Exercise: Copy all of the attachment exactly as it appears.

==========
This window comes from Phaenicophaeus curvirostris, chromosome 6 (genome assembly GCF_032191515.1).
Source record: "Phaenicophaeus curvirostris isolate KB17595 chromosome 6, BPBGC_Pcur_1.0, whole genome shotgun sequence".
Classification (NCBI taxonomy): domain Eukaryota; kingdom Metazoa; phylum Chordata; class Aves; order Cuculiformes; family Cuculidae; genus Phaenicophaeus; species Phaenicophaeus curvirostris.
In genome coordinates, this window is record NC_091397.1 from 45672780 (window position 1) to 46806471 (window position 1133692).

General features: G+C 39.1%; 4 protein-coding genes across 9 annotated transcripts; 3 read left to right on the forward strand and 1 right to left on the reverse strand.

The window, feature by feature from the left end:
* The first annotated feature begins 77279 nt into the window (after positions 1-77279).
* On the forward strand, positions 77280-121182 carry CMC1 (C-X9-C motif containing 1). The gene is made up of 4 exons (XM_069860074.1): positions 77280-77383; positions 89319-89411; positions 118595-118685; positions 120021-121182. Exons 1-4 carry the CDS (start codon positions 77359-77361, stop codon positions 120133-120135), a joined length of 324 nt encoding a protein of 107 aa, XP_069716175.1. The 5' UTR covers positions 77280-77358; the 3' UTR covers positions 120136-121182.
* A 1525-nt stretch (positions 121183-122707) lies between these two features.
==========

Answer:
This window comes from Phaenicophaeus curvirostris, chromosome 6 (genome assembly GCF_032191515.1).
Source record: "Phaenicophaeus curvirostris isolate KB17595 chromosome 6, BPBGC_Pcur_1.0, whole genome shotgun sequence".
Classification (NCBI taxonomy): domain Eukaryota; kingdom Metazoa; phylum Chordata; class Aves; order Cuculiformes; family Cuculidae; genus Phaenicophaeus; species Phaenicophaeus curvirostris.
In genome coordinates, this window is record NC_091397.1 from 45672780 (window position 1) to 46806471 (window position 1133692).

General features: G+C 39.1%; 4 protein-coding genes across 9 annotated transcripts; 3 read left to right on the forward strand and 1 right to left on the reverse strand.

The window, feature by feature from the left end:
* The first annotated feature begins 77279 nt into the window (after positions 1-77279).
* On the forward strand, positions 77280-121182 carry CMC1 (C-X9-C motif containing 1). The gene is made up of 4 exons (XM_069860074.1): positions 77280-77383; positions 89319-89411; positions 118595-118685; positions 120021-121182. Exons 1-4 carry the CDS (start codon positions 77359-77361, stop codon positions 120133-120135), a joined length of 324 nt encoding a protein of 107 aa, XP_069716175.1. The 5' UTR covers positions 77280-77358; the 3' UTR covers positions 120136-121182.
* A 1525-nt stretch (positions 121183-122707) lies between these two features.